Before kiln drying dominated malted grain, all malts were dried by sun or open wood flame or a combination of both. The open flame from would impart a rich smoky flavor to the beer.
Beginning in the 18th century, kiln drying of malt became progressively more common and, by the mid-19th century, had become the near-universal method for drying malted grain. Since the kiln method shunts the smoke away from the wet malt, a smoky flavor is not imparted to the grain, nor to the subsequent beer. Thus, smoke flavor in beer became less and less common, and eventually disappeared almost entirely from the brewing world.
Certain breweries, however, maintained the smoked beer tradition by continuing to use malt which had been dried over open flames. Two brewpubs in Bamberg, GermanySchlenkeria and Spezial—have continued smoked beer production for nearly two centuries. Both are still in operation today. Both dry their malt over fires made from beechwood logs, and produce several varieties of Rauchbier (“smoke beer” in German). Rauchbier beers are light to dark brown, with quietly intense smokiness backed by malt in the nose. Malty smoke dominates the palate, which also sometimes finds fruity notes, and the beers finish dry. These beers are assertive and unique, and even most Germans find them odd. They are also entirely fascinating and surprisingly delicious.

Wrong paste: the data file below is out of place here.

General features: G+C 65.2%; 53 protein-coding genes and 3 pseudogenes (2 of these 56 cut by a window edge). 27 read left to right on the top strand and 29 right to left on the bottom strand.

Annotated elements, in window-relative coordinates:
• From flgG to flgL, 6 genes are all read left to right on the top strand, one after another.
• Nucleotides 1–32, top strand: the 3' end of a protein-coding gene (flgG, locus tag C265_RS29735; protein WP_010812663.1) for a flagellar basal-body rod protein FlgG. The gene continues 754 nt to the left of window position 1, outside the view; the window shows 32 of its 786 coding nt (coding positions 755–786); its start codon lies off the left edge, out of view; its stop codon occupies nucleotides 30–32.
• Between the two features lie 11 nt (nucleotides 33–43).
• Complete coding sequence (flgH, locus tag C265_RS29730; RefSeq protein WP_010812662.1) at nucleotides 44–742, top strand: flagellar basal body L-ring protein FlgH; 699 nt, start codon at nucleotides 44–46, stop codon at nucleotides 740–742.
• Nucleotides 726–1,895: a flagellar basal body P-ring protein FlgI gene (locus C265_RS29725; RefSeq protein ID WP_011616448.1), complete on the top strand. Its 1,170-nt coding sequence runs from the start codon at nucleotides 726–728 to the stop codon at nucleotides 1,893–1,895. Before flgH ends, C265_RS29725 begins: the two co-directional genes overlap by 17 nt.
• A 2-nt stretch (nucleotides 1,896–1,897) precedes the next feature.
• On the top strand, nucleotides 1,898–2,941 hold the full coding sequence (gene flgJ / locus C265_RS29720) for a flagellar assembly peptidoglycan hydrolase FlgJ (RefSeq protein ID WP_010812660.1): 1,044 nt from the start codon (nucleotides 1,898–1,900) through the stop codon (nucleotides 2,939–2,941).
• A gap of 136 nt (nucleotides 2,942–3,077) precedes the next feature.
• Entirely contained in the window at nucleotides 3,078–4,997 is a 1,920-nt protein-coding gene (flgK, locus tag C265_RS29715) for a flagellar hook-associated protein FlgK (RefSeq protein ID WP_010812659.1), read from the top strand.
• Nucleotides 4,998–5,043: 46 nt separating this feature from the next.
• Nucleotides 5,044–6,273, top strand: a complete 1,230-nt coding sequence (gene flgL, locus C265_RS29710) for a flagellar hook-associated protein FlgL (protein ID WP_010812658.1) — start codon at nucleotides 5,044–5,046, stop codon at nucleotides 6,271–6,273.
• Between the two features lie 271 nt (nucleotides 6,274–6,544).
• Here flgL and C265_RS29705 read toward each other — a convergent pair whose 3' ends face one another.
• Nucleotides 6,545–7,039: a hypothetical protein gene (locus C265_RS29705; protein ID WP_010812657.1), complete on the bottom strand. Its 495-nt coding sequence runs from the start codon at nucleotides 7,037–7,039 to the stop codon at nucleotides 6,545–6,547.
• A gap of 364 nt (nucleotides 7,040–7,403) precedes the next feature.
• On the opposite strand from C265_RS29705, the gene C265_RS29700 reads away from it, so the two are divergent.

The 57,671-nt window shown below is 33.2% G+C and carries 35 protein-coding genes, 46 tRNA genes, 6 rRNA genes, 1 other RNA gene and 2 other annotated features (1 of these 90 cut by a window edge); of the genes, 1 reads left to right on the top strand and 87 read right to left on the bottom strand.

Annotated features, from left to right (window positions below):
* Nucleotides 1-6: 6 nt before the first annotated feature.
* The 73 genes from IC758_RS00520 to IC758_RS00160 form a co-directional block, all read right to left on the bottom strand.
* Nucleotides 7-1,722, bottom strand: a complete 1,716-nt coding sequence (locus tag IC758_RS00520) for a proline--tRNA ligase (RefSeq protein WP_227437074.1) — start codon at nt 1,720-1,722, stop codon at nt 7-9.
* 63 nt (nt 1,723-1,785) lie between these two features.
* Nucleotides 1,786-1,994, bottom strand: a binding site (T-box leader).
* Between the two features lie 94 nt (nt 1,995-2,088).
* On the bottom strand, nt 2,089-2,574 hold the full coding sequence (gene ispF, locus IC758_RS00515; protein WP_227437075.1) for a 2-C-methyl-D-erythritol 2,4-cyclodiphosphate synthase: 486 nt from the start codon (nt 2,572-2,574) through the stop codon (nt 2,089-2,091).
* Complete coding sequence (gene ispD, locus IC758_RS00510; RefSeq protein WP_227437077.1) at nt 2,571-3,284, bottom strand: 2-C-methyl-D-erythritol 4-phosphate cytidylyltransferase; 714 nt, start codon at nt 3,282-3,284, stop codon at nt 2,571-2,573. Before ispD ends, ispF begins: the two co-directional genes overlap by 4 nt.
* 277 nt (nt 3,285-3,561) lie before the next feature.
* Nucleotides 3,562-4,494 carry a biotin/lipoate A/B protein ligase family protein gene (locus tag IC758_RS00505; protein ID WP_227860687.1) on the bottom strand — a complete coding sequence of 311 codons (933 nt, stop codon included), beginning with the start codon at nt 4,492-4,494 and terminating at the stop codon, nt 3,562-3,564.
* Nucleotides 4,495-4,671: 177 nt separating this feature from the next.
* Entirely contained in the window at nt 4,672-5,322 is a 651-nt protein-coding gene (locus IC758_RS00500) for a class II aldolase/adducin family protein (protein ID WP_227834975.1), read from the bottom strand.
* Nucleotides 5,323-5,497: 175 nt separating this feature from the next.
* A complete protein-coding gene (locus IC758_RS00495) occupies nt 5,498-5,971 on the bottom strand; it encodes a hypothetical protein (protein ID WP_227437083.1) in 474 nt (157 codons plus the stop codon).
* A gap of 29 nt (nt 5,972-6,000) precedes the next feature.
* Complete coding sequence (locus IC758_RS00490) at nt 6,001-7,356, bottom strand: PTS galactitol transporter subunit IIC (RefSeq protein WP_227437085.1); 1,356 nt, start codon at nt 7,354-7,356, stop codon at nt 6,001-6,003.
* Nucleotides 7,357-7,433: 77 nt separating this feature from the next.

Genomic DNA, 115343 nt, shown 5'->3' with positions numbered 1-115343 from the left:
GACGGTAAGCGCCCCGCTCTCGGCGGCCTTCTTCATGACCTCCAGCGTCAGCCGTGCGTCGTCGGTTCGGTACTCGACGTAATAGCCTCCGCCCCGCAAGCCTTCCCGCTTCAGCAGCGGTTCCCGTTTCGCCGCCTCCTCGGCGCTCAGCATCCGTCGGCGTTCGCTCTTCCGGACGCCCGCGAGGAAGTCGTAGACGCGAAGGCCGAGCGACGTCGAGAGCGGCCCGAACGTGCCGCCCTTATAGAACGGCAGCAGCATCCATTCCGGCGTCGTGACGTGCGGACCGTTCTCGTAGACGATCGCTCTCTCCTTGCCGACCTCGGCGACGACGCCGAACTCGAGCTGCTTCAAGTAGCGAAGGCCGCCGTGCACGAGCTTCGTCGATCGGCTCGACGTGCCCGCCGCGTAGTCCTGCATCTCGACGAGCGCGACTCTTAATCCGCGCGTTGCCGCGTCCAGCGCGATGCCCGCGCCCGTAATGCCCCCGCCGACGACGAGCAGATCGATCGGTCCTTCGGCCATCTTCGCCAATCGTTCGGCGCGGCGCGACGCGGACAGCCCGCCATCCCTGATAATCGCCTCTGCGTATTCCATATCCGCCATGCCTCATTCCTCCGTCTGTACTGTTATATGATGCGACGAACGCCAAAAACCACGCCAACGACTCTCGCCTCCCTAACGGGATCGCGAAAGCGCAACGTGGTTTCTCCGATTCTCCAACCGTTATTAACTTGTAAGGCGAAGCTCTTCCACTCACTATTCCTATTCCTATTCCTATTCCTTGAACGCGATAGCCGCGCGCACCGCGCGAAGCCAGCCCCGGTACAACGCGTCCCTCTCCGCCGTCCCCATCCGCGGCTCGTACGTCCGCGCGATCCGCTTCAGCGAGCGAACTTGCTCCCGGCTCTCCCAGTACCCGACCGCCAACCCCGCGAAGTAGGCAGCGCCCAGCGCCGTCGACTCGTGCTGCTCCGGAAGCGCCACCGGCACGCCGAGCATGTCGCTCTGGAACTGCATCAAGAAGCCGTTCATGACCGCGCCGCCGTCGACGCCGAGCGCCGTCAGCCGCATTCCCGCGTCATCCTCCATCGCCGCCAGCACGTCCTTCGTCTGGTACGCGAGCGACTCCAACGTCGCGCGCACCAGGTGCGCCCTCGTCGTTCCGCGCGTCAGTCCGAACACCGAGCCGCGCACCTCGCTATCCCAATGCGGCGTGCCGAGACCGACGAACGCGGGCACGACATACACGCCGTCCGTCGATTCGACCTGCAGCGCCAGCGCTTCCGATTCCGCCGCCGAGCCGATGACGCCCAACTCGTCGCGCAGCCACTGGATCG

pFriem Rauchbier takes a traditional approach and uses a malt forward Marzen base balanced with 50% smoked beechwood malt. This beer has a light honey-amber color and pleasant aroma of smoke and toffeeish malt. The smoke character prominent, yet intriguing. The bitterness is restrained and sweet, candy like malt comes mid palate. Juicy malts are balanced by assertive smoky finish.
Khaki foam on top of a deep tawny amber body. Smoky aromas of toffee, biscuit, and charred meat. Rich and robust flavors of caramel, smoked cheese, and candy like malt. Finishes with juicy malt, balanced by an assertive smokiness; very intriguing.
Smoke and pork are natural compliments, so smoked pork is delightful with Rauchbierham, bacon, pork belly-smoked or not. Roasted chicken, BBQ meats, burgers, rich steaks, and smoked salmon. Onion stuffed with pork and capped with bacon is a classic dish with this beer. This beer works surprising well with Mexican, Chinese, and Thai food.